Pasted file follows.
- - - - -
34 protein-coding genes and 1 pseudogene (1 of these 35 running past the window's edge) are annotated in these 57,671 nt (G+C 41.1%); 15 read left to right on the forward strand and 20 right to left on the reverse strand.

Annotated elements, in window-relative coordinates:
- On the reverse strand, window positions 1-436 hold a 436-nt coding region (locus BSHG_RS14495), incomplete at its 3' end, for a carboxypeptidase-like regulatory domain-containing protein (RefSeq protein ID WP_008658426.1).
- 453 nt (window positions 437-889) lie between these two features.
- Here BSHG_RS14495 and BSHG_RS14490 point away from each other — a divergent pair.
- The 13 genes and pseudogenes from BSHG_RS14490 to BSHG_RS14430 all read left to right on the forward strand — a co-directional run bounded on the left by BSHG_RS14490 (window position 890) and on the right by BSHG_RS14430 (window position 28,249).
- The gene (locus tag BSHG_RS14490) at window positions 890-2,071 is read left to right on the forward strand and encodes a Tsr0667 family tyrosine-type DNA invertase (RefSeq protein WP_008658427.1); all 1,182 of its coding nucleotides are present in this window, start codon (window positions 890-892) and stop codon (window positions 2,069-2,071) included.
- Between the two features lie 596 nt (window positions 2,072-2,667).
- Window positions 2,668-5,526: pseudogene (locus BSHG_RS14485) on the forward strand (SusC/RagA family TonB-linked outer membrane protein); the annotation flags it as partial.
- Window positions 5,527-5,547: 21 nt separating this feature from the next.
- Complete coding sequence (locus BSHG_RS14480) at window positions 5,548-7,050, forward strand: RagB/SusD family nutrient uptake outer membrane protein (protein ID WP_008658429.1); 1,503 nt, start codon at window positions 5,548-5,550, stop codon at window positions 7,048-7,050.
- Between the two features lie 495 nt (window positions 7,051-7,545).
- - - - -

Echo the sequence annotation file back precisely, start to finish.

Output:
34 protein-coding genes and 1 pseudogene (1 of these 35 running past the window's edge) are annotated in these 57,671 nt (G+C 41.1%); 15 read left to right on the forward strand and 20 right to left on the reverse strand.

Annotated elements, in window-relative coordinates:
- On the reverse strand, window positions 1-436 hold a 436-nt coding region (locus BSHG_RS14495), incomplete at its 3' end, for a carboxypeptidase-like regulatory domain-containing protein (RefSeq protein ID WP_008658426.1).
- 453 nt (window positions 437-889) lie between these two features.
- Here BSHG_RS14495 and BSHG_RS14490 point away from each other — a divergent pair.
- The 13 genes and pseudogenes from BSHG_RS14490 to BSHG_RS14430 all read left to right on the forward strand — a co-directional run bounded on the left by BSHG_RS14490 (window position 890) and on the right by BSHG_RS14430 (window position 28,249).
- The gene (locus tag BSHG_RS14490) at window positions 890-2,071 is read left to right on the forward strand and encodes a Tsr0667 family tyrosine-type DNA invertase (RefSeq protein WP_008658427.1); all 1,182 of its coding nucleotides are present in this window, start codon (window positions 890-892) and stop codon (window positions 2,069-2,071) included.
- Between the two features lie 596 nt (window positions 2,072-2,667).
- Window positions 2,668-5,526: pseudogene (locus BSHG_RS14485) on the forward strand (SusC/RagA family TonB-linked outer membrane protein); the annotation flags it as partial.
- Window positions 5,527-5,547: 21 nt separating this feature from the next.
- Complete coding sequence (locus BSHG_RS14480) at window positions 5,548-7,050, forward strand: RagB/SusD family nutrient uptake outer membrane protein (protein ID WP_008658429.1); 1,503 nt, start codon at window positions 5,548-5,550, stop codon at window positions 7,048-7,050.
- Between the two features lie 495 nt (window positions 7,051-7,545).